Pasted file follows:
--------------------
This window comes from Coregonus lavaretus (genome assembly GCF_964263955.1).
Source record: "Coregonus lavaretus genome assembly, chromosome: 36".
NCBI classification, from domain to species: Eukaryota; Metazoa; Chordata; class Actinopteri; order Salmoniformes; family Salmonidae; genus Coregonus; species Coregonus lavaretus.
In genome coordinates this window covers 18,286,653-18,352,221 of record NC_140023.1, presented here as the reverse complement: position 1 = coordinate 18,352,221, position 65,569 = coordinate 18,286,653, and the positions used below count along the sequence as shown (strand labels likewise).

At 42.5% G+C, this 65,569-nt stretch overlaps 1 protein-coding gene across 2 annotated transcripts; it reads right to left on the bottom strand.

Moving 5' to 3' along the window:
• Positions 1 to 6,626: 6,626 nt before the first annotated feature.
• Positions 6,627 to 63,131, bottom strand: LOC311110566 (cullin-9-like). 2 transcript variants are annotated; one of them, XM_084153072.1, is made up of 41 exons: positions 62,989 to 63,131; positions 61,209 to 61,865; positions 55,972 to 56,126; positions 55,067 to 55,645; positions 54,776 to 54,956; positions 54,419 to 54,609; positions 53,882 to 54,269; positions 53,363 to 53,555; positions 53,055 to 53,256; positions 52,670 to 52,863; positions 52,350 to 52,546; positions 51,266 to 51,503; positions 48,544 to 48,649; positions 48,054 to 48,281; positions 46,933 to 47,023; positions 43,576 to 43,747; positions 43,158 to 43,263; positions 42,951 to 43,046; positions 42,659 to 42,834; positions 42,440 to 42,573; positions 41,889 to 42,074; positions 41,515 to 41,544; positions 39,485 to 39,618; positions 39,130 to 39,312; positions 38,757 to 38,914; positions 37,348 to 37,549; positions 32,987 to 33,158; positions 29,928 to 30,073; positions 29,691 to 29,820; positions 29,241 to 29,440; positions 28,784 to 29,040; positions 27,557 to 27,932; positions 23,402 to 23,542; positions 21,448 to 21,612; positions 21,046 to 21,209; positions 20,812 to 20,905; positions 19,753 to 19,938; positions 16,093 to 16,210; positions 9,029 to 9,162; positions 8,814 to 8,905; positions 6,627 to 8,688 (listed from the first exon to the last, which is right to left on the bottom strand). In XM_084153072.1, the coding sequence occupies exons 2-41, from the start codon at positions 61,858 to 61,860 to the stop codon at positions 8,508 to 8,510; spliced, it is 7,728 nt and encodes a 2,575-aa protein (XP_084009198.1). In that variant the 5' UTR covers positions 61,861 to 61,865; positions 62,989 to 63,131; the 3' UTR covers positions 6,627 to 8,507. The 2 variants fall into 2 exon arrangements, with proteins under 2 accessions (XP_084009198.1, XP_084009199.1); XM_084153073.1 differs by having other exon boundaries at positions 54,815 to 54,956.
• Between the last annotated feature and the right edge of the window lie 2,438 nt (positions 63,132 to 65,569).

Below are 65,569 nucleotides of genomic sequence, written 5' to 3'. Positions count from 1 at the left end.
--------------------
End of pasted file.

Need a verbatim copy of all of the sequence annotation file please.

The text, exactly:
This window comes from Coregonus lavaretus (genome assembly GCF_964263955.1).
Source record: "Coregonus lavaretus genome assembly, chromosome: 36".
NCBI classification, from domain to species: Eukaryota; Metazoa; Chordata; class Actinopteri; order Salmoniformes; family Salmonidae; genus Coregonus; species Coregonus lavaretus.
In genome coordinates this window covers 18,286,653-18,352,221 of record NC_140023.1, presented here as the reverse complement: position 1 = coordinate 18,352,221, position 65,569 = coordinate 18,286,653, and the positions used below count along the sequence as shown (strand labels likewise).

At 42.5% G+C, this 65,569-nt stretch overlaps 1 protein-coding gene across 2 annotated transcripts; it reads right to left on the bottom strand.

Moving 5' to 3' along the window:
• Positions 1 to 6,626: 6,626 nt before the first annotated feature.
• Positions 6,627 to 63,131, bottom strand: LOC311110566 (cullin-9-like). 2 transcript variants are annotated; one of them, XM_084153072.1, is made up of 41 exons: positions 62,989 to 63,131; positions 61,209 to 61,865; positions 55,972 to 56,126; positions 55,067 to 55,645; positions 54,776 to 54,956; positions 54,419 to 54,609; positions 53,882 to 54,269; positions 53,363 to 53,555; positions 53,055 to 53,256; positions 52,670 to 52,863; positions 52,350 to 52,546; positions 51,266 to 51,503; positions 48,544 to 48,649; positions 48,054 to 48,281; positions 46,933 to 47,023; positions 43,576 to 43,747; positions 43,158 to 43,263; positions 42,951 to 43,046; positions 42,659 to 42,834; positions 42,440 to 42,573; positions 41,889 to 42,074; positions 41,515 to 41,544; positions 39,485 to 39,618; positions 39,130 to 39,312; positions 38,757 to 38,914; positions 37,348 to 37,549; positions 32,987 to 33,158; positions 29,928 to 30,073; positions 29,691 to 29,820; positions 29,241 to 29,440; positions 28,784 to 29,040; positions 27,557 to 27,932; positions 23,402 to 23,542; positions 21,448 to 21,612; positions 21,046 to 21,209; positions 20,812 to 20,905; positions 19,753 to 19,938; positions 16,093 to 16,210; positions 9,029 to 9,162; positions 8,814 to 8,905; positions 6,627 to 8,688 (listed from the first exon to the last, which is right to left on the bottom strand). In XM_084153072.1, the coding sequence occupies exons 2-41, from the start codon at positions 61,858 to 61,860 to the stop codon at positions 8,508 to 8,510; spliced, it is 7,728 nt and encodes a 2,575-aa protein (XP_084009198.1). In that variant the 5' UTR covers positions 61,861 to 61,865; positions 62,989 to 63,131; the 3' UTR covers positions 6,627 to 8,507. The 2 variants fall into 2 exon arrangements, with proteins under 2 accessions (XP_084009198.1, XP_084009199.1); XM_084153073.1 differs by having other exon boundaries at positions 54,815 to 54,956.
• Between the last annotated feature and the right edge of the window lie 2,438 nt (positions 63,132 to 65,569).

Below are 65,569 nucleotides of genomic sequence, written 5' to 3'. Positions count from 1 at the left end.